Tag Archives: porcelain crowns

My $30K smile Makeover Makes Me Look Like Wallace & Grommit

I am devastated. I had teeth that were a bit small and hard to notice when I smiled. I wanted to get porcelain veneers, but my dentist said getting porcelain crowns instead could make my smile look bigger. As that was what I was going for, I agreed. He placed a dental crown on every tooth . The best way I can describe it is I look like Wallace from Wallace & Grommit. I can’t even close my mouth anymore and it is making my mouth so dry it is painful. Is there anything that can be done? I spent my life savings on this.

Lizzie

Dear Lizzie,

Wallace & Grommit

I placed an image of Wallace and Grommit here for the benefit of those who may not be aware of who they are. I can see why you are so devastated. Based on some things you said, I have a strong suspicion your dentist was in over his head.

The Bad News

The porcelain veneers you originally requested would have done the job of making your teeth look bigger without having to damage so much healthy tooth structure.

Many inexperienced cosmetic dentists will discourage a patient from porcelain veneers and suggest porcelain crowns instead because it is a procedure they are used to doing. Unfortunately, even doing something familiar, like porcelain crowns, requires extra training to do beautifully.

Even worse (for patients especially), doing smile makeovers isn’t something taught in dental school. Instead, a dentist has to invest in a significant amount or post-doctoral training. It doesn’t sound like your dentist invested in this.

In addition to his lack of training, he didn’t just try a smile makeover. Crowning every tooth is known as a full mouth reconstruction. It is one of the most advanced things a dentist can attempt. Getting the bite to come together properly (known as occlusion) requires bringing together a lot of factors. He seems to have missed the boat.

The Good News

If the only thing wrong with your smile makeover was the appearance and the function of your smile was okay, you would be completely out of luck. I hate to say it, but the fact that you can’t quite close your mouth and are now suffering from severe dry mouth works in your favor.

Your teeth depend on the saliva in your mouth to keep them healthy. It is a little known fact that there are minerals in our saliva that help to fight decay. When you have dry mouth, it puts your teeth at risk. Because your dry mouth is a direct result of your full-mouth reconstruction, it will have to be re-done.

Getting Your Smile Makeover Re-Done

Your current dentist is in over his head. This leads me to believe he is unable to fix this properly. Instead of asking for him to re-do it or even a refund, I want you to have him pay for it to be re-done by the dentist of your choosing.

The downside is, you are stuck with dental crowns. There is no way to grow back that tooth structure he removed for the crowns so you can have porcelain veneers. However, a skilled and artistic cosmetic dentist can create a stunning smile with porcelain crowns.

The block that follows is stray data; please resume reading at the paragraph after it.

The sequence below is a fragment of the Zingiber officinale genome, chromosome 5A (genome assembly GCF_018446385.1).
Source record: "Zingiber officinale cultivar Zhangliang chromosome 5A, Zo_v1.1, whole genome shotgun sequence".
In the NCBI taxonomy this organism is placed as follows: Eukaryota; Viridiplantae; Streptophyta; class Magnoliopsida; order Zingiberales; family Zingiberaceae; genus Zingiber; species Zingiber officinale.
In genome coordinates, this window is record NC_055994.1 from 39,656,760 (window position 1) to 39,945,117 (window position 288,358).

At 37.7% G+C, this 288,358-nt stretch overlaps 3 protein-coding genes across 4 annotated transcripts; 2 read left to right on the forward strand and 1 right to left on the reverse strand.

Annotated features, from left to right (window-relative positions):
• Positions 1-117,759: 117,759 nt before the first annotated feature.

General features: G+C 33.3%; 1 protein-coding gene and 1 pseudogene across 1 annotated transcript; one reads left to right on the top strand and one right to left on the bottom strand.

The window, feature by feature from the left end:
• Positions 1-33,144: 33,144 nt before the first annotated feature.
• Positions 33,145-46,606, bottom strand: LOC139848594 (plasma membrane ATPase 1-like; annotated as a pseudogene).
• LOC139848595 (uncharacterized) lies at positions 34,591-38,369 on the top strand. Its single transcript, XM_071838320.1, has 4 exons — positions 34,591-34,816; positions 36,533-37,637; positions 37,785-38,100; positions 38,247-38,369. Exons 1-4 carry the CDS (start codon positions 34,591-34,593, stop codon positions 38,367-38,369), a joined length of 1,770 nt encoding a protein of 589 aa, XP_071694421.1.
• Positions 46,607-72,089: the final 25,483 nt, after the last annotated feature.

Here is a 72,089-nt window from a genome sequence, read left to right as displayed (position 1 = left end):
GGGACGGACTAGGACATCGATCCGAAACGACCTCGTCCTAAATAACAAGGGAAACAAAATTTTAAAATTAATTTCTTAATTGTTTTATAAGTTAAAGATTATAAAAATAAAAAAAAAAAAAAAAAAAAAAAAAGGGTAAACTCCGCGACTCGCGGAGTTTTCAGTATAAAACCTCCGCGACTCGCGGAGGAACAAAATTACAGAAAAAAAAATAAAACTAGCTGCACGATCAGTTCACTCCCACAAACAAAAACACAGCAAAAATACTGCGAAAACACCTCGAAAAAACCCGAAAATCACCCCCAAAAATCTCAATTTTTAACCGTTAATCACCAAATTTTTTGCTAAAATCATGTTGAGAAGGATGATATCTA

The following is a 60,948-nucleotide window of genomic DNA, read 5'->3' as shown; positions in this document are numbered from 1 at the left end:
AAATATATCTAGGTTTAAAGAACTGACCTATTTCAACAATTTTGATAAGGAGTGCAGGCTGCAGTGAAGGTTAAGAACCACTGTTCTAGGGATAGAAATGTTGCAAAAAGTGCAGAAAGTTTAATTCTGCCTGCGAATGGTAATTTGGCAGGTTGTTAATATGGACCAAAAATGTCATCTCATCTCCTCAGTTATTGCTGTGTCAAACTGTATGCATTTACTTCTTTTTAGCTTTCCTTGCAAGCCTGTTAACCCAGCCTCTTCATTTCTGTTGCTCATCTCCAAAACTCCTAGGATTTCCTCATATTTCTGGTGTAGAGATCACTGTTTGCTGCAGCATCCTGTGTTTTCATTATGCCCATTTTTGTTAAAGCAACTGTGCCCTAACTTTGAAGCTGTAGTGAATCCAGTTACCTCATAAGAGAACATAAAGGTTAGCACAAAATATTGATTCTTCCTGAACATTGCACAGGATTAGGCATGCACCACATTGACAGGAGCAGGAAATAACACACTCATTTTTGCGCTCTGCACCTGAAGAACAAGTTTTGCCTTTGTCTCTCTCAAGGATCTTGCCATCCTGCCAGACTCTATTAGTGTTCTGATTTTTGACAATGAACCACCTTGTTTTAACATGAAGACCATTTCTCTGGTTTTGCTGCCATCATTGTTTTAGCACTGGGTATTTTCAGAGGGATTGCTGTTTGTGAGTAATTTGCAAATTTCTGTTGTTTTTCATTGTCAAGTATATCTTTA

In your place, I’d look for a dentist who is accredited with the American Academy of Cosmetic Dentistry. These are the top 1% of cosmetic dentists in the country. You are pretty much guaranteed to get a smile you can’t wait to share. In fact, some of them even have a beautiful smile guarantee.

This blog is brought to you by Salem, MA Cosmetic Dentist Dr. Randall Burba.

Problem Speaking After Porcelain Veneers

I had ten porcelain veneers put on ten teeth. Ever since then, I have had trouble speaking. I’m not sure what to do. It feels like the backs of my teeth are too thick and my tongue is pushed. It’s making me talk weird. My dentist has no idea what is wrong. Have you heard of this?

Brooke

Dear Brooke,

A single porcelain veneer being held up by a dental instrument

Looking at the image of porcelain veneers above, you can see that it doesn’t have any part of it that goes on the back of your teeth. It won’t affect your speech there. However, there are some dentists who place porcelain crowns and tell their patients it is porcelain veneers. If they surround your teeth, they’re crowns. If they just go on the front of your teeth, they’re porcelain veneers. Sometimes the length of porcelain veneers can affect your speech, but you said it was bothering you from the back. That’s not the same.

If it turns out he place crowns, then he’s not only been dishonest, he’s also thrown off your bite. If that’s what happened, you can get him to pay for these to be re-done by a dentist who has both cosmetic dentistry training (preferably someone who is an AACD accredited dentist) as well has having done post-doctoral TMJ training. That’s the kind of dentist who will know how to repair the bite’s position as well as give you a beautiful smile.

Another possibility is your dentist did place porcelain veneers and the thick feeling in your tongue is completely unrelated. You could have had an allergic reaction to something and that is why you’re having trouble speaking.

How Can You Get Help

The first thing I would do is get a second opinion. I again suggest going to a skilled cosmetic dentist. There is a trick to this, though. Dentists know each other. They are one another’s peer group. So one dentist might hesitate to say something unkind about work their friend did.

This is why you won’t tell them who did the work. First, ask him if you received porcelain veneers or dental crowns. Then, ask him if he knows why you’re having trouble speaking. If he asks for the name of the dentist tell him, you want a blind, unbiased second opinion so you won’t be sharing any names.

This blog is brought to you by Salem, MA Cosmetic Dentist Dr. Randall Burba.